Smallholders Insurance from Greenlands

Author Topic: pear rootstock  (Read 3315 times)

denmylne

  • Joined Aug 2012
pear rootstock
« on: February 26, 2013, 08:27:12 pm »
for all those interested, the pear rootstock arrived in fife in fife today
ill be home on monday and will start grafting next week
:)

deepinthewoods

  • Guest
Re: pear rootstock
« Reply #1 on: February 26, 2013, 08:53:07 pm »
have fun :thumbsup:

any chance of doing a grafting 'how to' for us amateurs here on tas?

clydesdaleclopper

  • Joined Aug 2009
  • Aberdeenshire
Re: pear rootstock
« Reply #2 on: February 27, 2013, 05:52:38 pm »
that's a good idea
Our holding has Anglo Nubian and British Toggenburg goats, Gotland sheep, Franconian Geese, Blue Swedish ducks, a whole load of mongrel hens and two semi-feral children.

denmylne

  • Joined Aug 2012
Re: pear rootstock
« Reply #3 on: March 02, 2013, 08:07:25 pm »
1. cut the top off a rootstock, or any branch of a fruit tree
2. with a knife cut into the branch/rootstock lengthways, as if you were filleting a haddock, or cutting a french baggette in half..just over 1 inch
*** use a clean stanley blade, i use a tea light or alcohol to clean the blade between each tree***
3. Take scion, about 6 inches, and sharpen it, like a pencil, only flat on both sides, like a chisel 
***if you look at any fruit tree, you can see the growth from last year on the tips of the branches, not only is the bark cleaner and brighter, you can also see the point at which it was cut the year before, it is this new growth of branch whiich is used as scion material****
4. Stick chisel end of sharpened stick into the split in the rootstock or branch,
5. Cut  1/2 inch strips of a plastic bag 5 inches long and wrap it round the graft to close the cleft onto the chisel end of the scion.      jobs a good un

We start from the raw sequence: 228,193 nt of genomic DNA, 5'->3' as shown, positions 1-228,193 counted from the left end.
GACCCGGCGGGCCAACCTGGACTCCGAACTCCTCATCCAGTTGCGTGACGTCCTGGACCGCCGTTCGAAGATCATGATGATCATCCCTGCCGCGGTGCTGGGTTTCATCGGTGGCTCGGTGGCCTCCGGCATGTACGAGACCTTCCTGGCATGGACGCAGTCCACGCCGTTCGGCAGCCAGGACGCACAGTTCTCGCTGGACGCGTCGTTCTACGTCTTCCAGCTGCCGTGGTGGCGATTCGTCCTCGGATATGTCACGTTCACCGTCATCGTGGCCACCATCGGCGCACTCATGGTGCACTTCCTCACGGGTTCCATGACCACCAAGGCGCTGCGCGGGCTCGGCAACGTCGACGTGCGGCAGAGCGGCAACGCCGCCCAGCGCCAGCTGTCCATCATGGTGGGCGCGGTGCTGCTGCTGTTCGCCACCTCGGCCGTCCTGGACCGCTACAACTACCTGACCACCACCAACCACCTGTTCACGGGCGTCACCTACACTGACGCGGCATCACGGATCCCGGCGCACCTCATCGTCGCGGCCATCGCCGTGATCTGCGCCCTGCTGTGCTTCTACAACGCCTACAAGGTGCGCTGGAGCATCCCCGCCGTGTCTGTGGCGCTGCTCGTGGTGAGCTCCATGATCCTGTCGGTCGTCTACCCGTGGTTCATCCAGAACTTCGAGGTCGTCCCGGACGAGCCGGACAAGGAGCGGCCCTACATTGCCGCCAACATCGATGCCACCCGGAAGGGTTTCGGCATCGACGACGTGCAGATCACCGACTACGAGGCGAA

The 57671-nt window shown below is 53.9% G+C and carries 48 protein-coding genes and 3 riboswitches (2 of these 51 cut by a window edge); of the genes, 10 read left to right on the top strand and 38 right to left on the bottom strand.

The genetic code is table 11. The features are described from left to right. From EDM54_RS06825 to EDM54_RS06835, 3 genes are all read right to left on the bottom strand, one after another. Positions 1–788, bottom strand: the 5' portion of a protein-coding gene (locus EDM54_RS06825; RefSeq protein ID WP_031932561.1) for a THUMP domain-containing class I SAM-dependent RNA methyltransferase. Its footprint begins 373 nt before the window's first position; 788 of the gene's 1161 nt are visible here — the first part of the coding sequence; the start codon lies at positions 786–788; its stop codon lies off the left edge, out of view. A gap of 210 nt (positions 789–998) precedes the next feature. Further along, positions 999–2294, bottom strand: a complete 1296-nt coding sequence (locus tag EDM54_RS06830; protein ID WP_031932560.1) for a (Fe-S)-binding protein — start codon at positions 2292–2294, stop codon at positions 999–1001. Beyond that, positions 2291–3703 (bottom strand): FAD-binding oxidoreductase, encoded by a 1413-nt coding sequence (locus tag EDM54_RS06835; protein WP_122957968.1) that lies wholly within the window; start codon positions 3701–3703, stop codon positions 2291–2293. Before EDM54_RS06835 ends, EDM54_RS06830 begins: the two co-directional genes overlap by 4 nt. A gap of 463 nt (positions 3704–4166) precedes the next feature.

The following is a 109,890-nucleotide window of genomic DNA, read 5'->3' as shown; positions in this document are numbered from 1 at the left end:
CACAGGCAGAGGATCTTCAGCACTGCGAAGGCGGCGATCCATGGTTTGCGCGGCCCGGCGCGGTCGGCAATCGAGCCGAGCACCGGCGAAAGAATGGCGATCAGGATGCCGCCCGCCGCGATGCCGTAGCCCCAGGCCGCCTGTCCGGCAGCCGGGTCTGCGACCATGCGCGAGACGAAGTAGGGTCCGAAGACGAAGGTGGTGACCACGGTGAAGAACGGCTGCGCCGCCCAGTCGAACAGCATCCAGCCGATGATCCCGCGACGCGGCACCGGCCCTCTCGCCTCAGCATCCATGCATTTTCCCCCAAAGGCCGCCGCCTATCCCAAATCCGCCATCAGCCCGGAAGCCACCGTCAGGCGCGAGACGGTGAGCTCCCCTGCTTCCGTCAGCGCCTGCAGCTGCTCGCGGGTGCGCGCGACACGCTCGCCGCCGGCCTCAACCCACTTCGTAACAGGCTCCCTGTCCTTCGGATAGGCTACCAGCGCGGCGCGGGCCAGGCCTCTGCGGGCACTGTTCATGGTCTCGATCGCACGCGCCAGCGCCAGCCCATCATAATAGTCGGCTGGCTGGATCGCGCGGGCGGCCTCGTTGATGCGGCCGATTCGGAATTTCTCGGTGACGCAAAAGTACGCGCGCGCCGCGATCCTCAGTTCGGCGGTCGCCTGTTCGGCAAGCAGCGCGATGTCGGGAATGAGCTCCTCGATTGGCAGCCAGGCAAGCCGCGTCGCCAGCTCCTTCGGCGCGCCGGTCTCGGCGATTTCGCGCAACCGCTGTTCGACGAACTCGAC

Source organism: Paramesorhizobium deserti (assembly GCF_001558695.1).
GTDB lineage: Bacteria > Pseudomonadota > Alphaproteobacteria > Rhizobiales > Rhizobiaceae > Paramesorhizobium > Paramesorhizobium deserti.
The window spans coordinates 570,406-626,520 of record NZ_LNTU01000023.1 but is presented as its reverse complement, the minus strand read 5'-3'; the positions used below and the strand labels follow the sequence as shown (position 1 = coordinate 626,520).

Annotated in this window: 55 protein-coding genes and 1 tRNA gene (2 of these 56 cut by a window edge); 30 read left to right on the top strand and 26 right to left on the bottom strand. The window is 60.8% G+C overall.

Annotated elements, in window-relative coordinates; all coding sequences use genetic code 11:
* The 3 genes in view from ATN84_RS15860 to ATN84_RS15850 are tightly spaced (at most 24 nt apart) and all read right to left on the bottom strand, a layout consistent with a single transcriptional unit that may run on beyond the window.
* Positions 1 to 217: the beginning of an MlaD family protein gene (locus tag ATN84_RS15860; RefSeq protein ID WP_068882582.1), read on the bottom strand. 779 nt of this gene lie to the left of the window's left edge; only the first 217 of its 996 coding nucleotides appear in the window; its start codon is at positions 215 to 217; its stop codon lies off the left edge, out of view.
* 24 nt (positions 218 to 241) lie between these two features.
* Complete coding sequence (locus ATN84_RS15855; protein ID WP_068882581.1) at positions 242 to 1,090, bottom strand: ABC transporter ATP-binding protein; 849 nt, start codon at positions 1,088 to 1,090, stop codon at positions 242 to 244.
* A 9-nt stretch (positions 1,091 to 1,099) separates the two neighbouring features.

**If you look at any newly cut branch, you will see on the outside, the bark, on the inside the white wood, between the 2 is a thin layer of green wood, The cambium, grafting is an attempt to match up the cambium of the scion and the receiving branch, you can slightly offset the scion wood in the cleft of the receiving wood to increase the surface area of cambium between the 2 which matches up. preferably, you would like scion wood and receiving branches which are of the same diameter, but this isnt always possible, in this case, line up the scion with only one side of the receiving branch

alternatively, type in cleft graft into google for diagrams and a better description

actually, the victorians used to graft entire trees onto tree stumps, with diameters of over 2 feet, by hollowing out the base of the tree and rounding the stump??

denmylne

  • Joined Aug 2012
Re: pear rootstock
« Reply #4 on: March 02, 2013, 08:49:23 pm »
ps
wrt grafting entire trees, better start with many small attempts

denmylne

  • Joined Aug 2012
Re: pear rootstock
« Reply #5 on: March 02, 2013, 08:51:04 pm »
Alternatively
contact a local orchard group near you, they will probably be grafting trees in the next couple of weeks

JEP

  • Joined Oct 2011
Re: pear rootstock
« Reply #6 on: March 03, 2013, 11:03:34 pm »
looking at doing some grafting were did you
get your rootstock from been looking
round
 

denmylne

  • Joined Aug 2012
Re: pear rootstock
« Reply #7 on: March 11, 2013, 11:46:19 am »
i bought mine from a wholesale outlet in england, although the rootstock was probably grown in holland or belgium
rule of thumb, the more you buy, the less the individual Rootstock costs, i pay about 98p per rootstock

pm me if you want further details

Big Light

  • Joined Aug 2011
    • Facebook
Re: pear rootstock
« Reply #8 on: March 16, 2013, 10:21:18 pm »
Denmylne, thanks for an excellent morning grafting and chatting.
Pretty straight forward once you pointed me in the right direction and a very economic way to get  fruit trees for the small holding.
 Thanks for all the scions and rootstock, hopefully we might managed to save/preserve a few species whist literally enjoying the fruits of our labour in future years.
Well worth a visit for any TAS members who want to learn about heritage fruit trees and learn a new skill also
thanks
BL
« Last Edit: March 17, 2013, 10:17:20 am by Big Light »

 

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